A surprising number of courts believe that bankruptcy judges lack authority to impose criminal contempt sanctions. We attempt to rectify this misunderstanding with a march through the historical treatment of contempt-like powers in bankruptcy, the painful statutory history of the 1978 Bankruptcy Code (including the exciting history of likely repealed 28 U.S.C. § 1481), and the various apposite rules of procedure. (Fans of the All Writs Act will delight in its inclusion.) But the principal service we offer to the bankruptcy community is dismantling the ubiquitous and persistent belief that there is some form of constitutional infirmity with "mere" bankruptcy judges entering criminal contempt orders. This is likely false; at best, it is unsupported by relevant Supreme Court precedent. The shibboleth seems to find its primary roots in misperceptions about Article III, which we try to disabuse. To be sure, there are serious (albeit maddeningly underspecified) constraints on the contempt power that sound in constitutional provenance, mostly under due process, but they have nothing to do with the status of bankruptcy judges. This article’s overdue analysis (it is hoped) will aid courts having to confront this issue in the future.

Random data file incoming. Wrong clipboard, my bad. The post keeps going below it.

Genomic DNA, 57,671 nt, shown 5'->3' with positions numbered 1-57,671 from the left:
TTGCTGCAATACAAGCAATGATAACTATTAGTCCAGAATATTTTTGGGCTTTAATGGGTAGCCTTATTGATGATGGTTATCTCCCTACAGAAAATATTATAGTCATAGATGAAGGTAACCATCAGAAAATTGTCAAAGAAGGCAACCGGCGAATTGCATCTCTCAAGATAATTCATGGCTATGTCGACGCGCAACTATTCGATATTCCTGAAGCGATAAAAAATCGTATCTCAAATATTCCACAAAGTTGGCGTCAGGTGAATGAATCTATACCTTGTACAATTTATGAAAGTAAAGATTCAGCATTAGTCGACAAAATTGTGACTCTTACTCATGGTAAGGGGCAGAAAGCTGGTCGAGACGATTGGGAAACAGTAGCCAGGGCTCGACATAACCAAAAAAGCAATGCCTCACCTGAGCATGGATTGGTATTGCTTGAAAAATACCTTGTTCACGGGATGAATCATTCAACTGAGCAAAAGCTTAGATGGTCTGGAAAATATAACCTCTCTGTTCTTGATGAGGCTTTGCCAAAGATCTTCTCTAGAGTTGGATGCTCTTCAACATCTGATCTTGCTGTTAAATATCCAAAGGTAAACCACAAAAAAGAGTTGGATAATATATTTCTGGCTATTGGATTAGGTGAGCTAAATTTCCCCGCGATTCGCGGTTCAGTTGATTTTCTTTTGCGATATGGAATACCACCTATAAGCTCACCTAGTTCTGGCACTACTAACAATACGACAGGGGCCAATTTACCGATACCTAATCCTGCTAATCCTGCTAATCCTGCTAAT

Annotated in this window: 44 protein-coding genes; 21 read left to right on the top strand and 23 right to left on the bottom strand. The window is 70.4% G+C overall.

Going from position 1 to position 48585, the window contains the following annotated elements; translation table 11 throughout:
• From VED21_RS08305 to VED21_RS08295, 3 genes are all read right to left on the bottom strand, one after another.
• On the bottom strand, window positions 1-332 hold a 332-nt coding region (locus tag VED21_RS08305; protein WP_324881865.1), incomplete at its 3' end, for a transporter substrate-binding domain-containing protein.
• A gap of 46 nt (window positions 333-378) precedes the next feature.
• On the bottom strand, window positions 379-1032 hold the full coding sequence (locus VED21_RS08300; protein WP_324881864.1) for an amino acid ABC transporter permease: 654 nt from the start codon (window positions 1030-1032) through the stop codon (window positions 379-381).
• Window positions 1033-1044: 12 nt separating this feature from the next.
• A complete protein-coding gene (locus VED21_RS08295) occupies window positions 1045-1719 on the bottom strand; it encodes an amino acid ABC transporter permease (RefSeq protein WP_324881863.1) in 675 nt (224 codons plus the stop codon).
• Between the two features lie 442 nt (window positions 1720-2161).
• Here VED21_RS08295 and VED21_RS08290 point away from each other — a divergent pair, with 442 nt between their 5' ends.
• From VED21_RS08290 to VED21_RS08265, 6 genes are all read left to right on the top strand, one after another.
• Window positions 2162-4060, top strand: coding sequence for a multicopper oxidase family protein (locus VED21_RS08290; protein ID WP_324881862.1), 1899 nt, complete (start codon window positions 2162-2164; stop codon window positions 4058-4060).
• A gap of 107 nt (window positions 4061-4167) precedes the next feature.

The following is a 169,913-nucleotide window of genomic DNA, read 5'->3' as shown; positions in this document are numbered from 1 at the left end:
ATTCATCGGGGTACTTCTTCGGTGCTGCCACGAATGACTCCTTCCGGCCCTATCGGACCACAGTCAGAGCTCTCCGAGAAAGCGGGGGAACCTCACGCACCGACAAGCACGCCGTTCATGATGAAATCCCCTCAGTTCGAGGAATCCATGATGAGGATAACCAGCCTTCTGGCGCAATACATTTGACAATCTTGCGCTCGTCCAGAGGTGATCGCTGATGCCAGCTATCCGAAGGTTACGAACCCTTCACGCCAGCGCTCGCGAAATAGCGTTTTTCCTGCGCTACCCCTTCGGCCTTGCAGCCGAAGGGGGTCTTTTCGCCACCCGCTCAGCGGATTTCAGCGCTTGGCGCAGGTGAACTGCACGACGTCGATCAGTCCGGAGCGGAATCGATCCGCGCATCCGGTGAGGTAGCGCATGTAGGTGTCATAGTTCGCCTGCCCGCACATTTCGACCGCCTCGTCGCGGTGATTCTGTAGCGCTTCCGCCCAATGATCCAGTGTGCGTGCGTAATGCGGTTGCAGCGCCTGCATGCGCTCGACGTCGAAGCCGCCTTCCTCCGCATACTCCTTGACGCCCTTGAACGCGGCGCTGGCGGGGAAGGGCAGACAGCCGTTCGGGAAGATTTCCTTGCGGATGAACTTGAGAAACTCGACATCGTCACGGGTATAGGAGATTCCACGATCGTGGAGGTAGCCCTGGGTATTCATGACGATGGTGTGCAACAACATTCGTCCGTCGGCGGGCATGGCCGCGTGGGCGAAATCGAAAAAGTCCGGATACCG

Bankruptcy Law | Civil Procedure | Consumer Protection Law | Courts | Judges | Law | Law and Economics | Legal Writing and Research
Date of this Version
Working Paper Citation
Pottow, John A. E. and Levin, Jason S., "Rethinking Criminal Contempt in the Bankruptcy Courts" (2017). Law & Economics Working Papers. 126.